At least 2,000 women have been abducted by Boko Haram, detained in prisons and houses and subjected to forced marriage, stonings and sexual slavery, according to a report that berates Nigeria’s “dismal” security situation.
The Amnesty International report – based on more than 150 witness accounts – charges the Islamist militants with the deaths of more than 5,500 civilians and paints the most detailed picture yet of the oppression inflicted upon young women.
Boko Haram members should be brought to justice over war crimes such as “rapes, sexual slavery and other forms of sexual violence”, according to the Amnesty study, published a year after the group abducted 276 schoolgirls from a secondary school in Chibok.
Soon after taking control of a town, militants implemented restrictions of movement, particularly on women, the report says. Failure to attend daily prayers was punishable by public flogging.
“Although rape was banned in territories under Boko Haram control, women and girls were raped in secret outside forced marriages,” the report says. “Abducted men and boys were forced to provide services for Boko Haram or to join them as fighters.”
Nigeria’s President-elect, Muhammadu Buhari, has vowed to drive the Islamic insurgency out of his country, which has seen its north-eastern region and borders with Chad, Cameroon and Niger destabilised over the past six years.
Bama, 40 miles east of the capital of Borno state, Maiduguri, was recaptured by Nigerian forces in March after a protracted battle in partnership with Chad and Niger. Satellite images show catastrophic devastation wreaked by Boko Haram. Most of the town was destroyed by retreating fighters who killed thousands of civilians.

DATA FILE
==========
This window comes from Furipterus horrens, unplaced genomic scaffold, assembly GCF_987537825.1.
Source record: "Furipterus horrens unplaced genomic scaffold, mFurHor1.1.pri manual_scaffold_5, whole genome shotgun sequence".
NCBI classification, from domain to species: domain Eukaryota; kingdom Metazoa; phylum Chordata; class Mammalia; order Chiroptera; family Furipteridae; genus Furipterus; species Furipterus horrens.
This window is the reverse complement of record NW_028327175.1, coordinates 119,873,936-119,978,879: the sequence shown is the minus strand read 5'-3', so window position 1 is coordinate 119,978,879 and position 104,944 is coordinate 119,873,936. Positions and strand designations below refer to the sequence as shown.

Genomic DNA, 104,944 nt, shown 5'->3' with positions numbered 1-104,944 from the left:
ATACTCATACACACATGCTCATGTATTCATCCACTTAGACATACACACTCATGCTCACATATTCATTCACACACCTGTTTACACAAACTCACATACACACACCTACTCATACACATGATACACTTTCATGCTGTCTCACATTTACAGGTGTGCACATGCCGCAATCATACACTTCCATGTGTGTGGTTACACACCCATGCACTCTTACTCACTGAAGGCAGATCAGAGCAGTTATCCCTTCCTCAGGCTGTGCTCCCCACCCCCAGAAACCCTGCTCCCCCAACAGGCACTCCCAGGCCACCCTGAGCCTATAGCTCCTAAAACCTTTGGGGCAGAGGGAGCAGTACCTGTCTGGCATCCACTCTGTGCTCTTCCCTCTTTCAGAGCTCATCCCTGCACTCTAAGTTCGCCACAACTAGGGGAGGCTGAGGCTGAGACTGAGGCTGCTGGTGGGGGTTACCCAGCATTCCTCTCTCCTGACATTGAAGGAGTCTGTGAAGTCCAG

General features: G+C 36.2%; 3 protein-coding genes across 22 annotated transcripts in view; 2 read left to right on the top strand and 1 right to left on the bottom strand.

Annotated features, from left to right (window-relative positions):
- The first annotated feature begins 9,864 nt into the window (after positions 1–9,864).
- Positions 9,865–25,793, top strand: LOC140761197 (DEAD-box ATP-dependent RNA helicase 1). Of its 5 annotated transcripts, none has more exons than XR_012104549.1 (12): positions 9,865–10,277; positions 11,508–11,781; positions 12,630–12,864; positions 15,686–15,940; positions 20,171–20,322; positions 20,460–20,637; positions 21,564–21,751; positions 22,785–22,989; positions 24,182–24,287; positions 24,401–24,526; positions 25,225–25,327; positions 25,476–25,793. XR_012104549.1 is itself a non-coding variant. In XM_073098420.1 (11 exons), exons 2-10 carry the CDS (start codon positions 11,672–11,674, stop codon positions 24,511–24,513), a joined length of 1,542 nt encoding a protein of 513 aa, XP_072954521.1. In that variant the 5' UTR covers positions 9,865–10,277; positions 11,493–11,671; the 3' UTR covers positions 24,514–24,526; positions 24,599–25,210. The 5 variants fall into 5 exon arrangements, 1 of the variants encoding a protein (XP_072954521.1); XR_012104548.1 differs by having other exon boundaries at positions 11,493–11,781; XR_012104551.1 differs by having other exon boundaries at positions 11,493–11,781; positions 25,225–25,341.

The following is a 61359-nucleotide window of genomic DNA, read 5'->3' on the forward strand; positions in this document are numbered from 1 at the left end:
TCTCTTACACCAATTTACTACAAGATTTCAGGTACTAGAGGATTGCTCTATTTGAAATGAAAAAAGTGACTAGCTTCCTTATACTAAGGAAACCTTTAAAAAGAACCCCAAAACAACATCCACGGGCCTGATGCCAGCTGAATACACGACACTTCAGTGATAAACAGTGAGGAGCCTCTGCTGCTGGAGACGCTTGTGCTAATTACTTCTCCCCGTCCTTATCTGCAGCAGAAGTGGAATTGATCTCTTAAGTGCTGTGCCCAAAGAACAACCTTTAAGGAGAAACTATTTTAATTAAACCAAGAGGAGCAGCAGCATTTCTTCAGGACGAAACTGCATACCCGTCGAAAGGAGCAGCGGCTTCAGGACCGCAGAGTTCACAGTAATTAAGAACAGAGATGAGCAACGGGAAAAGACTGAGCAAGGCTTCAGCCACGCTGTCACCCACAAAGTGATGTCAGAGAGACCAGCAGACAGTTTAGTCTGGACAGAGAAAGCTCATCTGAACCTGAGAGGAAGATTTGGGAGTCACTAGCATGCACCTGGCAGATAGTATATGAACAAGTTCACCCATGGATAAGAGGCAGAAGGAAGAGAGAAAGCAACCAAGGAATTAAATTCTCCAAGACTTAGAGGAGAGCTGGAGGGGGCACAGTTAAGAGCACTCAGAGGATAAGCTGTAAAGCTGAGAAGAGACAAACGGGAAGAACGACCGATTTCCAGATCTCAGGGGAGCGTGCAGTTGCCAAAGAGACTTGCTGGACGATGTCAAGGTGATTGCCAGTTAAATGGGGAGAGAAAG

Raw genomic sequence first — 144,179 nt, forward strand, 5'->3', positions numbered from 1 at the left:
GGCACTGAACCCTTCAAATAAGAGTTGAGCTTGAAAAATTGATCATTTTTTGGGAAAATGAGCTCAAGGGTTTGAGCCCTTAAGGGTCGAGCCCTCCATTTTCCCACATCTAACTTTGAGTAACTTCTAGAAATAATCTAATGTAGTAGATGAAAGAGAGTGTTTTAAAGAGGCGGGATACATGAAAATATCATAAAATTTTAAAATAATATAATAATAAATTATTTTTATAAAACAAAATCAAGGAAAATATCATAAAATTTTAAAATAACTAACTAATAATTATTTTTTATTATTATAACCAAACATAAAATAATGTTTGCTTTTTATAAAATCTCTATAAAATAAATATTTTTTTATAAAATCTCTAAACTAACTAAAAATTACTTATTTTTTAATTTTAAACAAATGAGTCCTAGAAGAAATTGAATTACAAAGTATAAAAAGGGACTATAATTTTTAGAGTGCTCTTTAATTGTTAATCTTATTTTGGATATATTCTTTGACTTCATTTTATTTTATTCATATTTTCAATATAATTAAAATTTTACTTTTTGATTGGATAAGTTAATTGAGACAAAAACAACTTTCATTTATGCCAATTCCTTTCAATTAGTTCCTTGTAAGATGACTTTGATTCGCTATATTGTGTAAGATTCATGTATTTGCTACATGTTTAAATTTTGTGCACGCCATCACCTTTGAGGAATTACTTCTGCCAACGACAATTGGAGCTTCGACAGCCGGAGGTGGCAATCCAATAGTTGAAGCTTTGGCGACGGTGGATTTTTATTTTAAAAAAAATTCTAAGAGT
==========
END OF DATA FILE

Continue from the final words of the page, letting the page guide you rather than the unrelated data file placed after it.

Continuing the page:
Mustapha Saleh, 15, lived in the region for six months. He said that jihadists detained more than 200 women, keeping them in prisons or large houses under armed guard. “Women who tried to escape were kept in one part, men are kept in the second and the third – it was very horrible,” he told Amnesty. “You will see they [Boko Haram] killed them all. Where the well is, it is full of the dead bodies. If you go inside the cell, there are dead bodies on the floor. Everywhere is smelling. There were more than 200 dead in the cell and in the well was full of bodies.”
A woman who spent five months under Boko Haram rule in the village of Gamboru, in Borno state, described how she saw a woman given 30 lashes for selling children’s clothes and a couple executed publicly for adultery. “They stone them to death on Fridays. They will gather all the children and ask them to stone. I participated in the stoning,” said a 15-year-old boy from Bama. “They will dig a hole, bury all the body and stone the head. When the person dies, they will leave the stones until the body decays.”
Amnesty International’s secretary general, Salil Shetty, said: “Men and women, boys and girls, Christians and Muslims have been killed, abducted and brutalised by Boko Haram during a reign of terror which has affected millions. Recent military successes might spell the beginning of the end for Boko Haram, but there is a huge amount to be done to protect civilians and resolve the humanitarian crisis.”
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